Some Florida fans will tell you that you have to go back to Sept. 27, 2008 to find a time when the Gators did not convert a third- or fourth-down play.
Such was the respect for the ability and tenaciousness of quarterback Tim Tebow, who never seemed to miss one since that day in the Swamp when Mississippi stuffed him on fourth-and-1 at the Ole Miss 32 to preserve a 31-30 victory. Ironically, that was the last time Florida lost a regular-season game until last Saturday, when top-ranked Alabama used a fourth-and-goal interception on Florida’s first possession to steal the momentum in an eventual 31-6 victory at Bryant-Denny Stadium.
Tebow is now playing quarterback in the National Football League with the Denver Broncos, leaving Urban Meyer’s club without their seemingly automatic third- and fourth-and-short option. The Gators thought they had a couple in freshman quarterback Trey Burton, who scored six touchdowns against Kentucky, and sophomore running back Mike Gillislee, but it’s clearly a concern as Nos. 14/12 Florida (4-1, 2-1 SEC East) prepares for a visit from Nos. 12/9 Louisiana State (5-0, 3-0 SEC West) Saturday night at 7:30 in Ben Hill Griffin Stadium (ESPN).
“We felt good (about their short yardage offense) going into the Alabama game and now we don’t feel so good about it again,” said Meyer on the Southeastern Conference’s weekly Wednesday teleconference.
Against Alabama, Florida was just 3 of 13 on third-down conversions and 1 of 3 on fourth-down conversions against Alabama. For the season, Florida is converting on 41 percent (26 of 63) of their third-down plays and 62 percent (8 of 13) of their fourth-down plays. Those are numbers most teams would gladly have, but because of Tebow’s abilities, they are not up to the Gators’ standards.
“We felt that Trey had done a good job against Kentucky in the red zone and that (Mike) Gillislee has been our downhill runner to get the first down,” Meyer continued.
Alabama wasn’t going to allow Burton any room to maneuver when Meyer put him behind center Mike Pouncey when Florida got into the red zone. Burton took four snaps inside the Alabama 5 and produced just three rushing yards on three carries (two of which started with bobbled snaps on his part) and a Nico Johnson interception when Burton tried a jump pass to tight end Jordan Reed.
Gillislee didn’t get a chance to get rolling after he suffered a sprained foot on a second-quarter kickoff return, leaving the tough-yardage duties to Emmanuel Moody, who couldn’t punch the ball in, either.
The inability to score would ultimately reach its low point when quarterback John Brantley took a direct snap from Pouncey but was tripped up by pulling guard Carl Johnson and never got the ball cleanly to Moody on a second-down play, the ball falling to the turf and being recovered by Alabama’s Courtney Upshaw.
“If we’re going to hand it off, it’s going to Gilly first and Moody second,” Meyer continued. “It comes down to blocking and we’ve got to improve in that area, especially at tight end.”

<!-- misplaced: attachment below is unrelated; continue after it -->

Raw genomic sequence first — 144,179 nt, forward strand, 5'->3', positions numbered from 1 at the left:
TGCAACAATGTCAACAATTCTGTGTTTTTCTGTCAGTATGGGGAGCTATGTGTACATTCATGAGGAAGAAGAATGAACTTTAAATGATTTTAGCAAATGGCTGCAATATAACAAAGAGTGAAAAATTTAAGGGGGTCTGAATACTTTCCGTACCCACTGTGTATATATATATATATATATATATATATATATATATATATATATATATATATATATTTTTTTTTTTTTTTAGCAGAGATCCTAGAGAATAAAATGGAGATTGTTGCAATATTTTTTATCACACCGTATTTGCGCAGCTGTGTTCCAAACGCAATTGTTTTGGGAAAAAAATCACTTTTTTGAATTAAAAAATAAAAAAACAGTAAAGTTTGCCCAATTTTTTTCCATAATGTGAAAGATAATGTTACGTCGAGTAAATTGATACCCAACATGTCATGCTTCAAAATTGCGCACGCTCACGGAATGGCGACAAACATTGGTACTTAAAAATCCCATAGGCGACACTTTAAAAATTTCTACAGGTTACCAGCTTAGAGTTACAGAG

Without a true, big blocking tight end, Florida has tried converted quarterbacks Reed and Burton and converted wide receiver Omarius Hines there and also used offensive lineman Xavier Nixon there to block.
That is not Florida’s only concern heading into the game with the Tigers, who survived a Tennessee upset bid by scoring on the last play of the game to win 16-14 in Baton Rouge. Meyer was not pleased with a breakdown on Florida’s punt coverage team that allowed Julio Jones to return a punt 41 yards in the second quarter.
“There were a lot of disappointments in the game and that might have been No. 1,” Meyer said. “We have to do better but that’s obvious. That’s the first time that’s happened and we’ve got to get it fixed. It’s No. 1 – the No. 1 concern on our football team right now.”
That’s because LSU brings perhaps the nation’s best return man in junior cornerback Patrick Peterson. In five games, the 6-foot-1, 222-pound Peterson has 15 tackles and 2 interceptions at cornerback and is averaging 28.2 yards on kickoff returns and 23.6 yards on punt returns, two of which he has returned for touchdowns.
Meyer reported that Brantley, who threw two interceptions (one of which the Crimson Tide returned for a touchdown) and didn’t seem comfortable in the pocket, practiced Tuesday, though he was still feeling the effects of being sandwiched by two Alabama tackles and suffering some damaged ribs.
Demps, who had limited practice entering the game last week because of a sprained foot suffered against Kentucky, was at practice Tuesday but was limited. Gillislee, however, was full go, according to Meyer.
“Johnny (Brantley) practiced yesterday – he’s sore but he practiced,” Meyer said “He’s feeling better – he’s already been in. We hope to use Trey a little bit at quarterback. The offensive line is intact. I believe they are at 100 percent, ready to rock and roll. Demps is probable. He did not practice yesterday (Tuesday) but he was out there and moving around. He didn’t practice full but Gillislee did practice full.”